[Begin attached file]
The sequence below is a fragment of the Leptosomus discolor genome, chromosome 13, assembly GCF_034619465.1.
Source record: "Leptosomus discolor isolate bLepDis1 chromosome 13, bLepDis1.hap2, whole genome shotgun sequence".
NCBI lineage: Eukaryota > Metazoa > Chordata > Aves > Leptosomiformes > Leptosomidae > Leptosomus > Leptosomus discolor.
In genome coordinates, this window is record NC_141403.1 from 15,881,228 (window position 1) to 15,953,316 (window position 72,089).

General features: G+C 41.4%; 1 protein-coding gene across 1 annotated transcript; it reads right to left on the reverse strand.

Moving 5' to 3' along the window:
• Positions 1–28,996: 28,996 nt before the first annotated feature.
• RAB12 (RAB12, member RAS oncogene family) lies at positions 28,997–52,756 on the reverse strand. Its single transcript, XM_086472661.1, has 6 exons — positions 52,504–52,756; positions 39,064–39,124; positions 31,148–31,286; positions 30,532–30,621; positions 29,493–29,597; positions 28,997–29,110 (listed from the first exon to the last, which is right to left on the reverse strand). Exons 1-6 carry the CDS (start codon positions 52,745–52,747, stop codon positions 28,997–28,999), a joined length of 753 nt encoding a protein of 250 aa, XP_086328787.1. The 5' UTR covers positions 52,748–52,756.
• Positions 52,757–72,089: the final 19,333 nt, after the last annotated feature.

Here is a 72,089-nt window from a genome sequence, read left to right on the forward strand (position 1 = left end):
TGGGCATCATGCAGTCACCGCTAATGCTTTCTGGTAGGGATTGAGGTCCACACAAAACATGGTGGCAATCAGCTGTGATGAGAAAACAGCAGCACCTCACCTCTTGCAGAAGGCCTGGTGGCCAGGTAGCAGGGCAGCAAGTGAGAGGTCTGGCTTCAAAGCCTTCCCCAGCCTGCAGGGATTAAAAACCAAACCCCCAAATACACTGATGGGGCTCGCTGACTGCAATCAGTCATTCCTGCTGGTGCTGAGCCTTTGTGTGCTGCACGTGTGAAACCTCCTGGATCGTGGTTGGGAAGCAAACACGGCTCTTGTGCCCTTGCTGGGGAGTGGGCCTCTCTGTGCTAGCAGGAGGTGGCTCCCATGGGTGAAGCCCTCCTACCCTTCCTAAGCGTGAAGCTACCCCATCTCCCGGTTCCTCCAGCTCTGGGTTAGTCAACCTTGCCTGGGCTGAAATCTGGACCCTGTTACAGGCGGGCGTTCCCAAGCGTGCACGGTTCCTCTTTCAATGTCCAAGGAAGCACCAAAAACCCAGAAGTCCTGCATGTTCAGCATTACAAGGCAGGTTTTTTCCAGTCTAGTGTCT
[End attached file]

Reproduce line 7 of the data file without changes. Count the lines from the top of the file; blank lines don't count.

• Positions 1–28,996: 28,996 nt before the first annotated feature.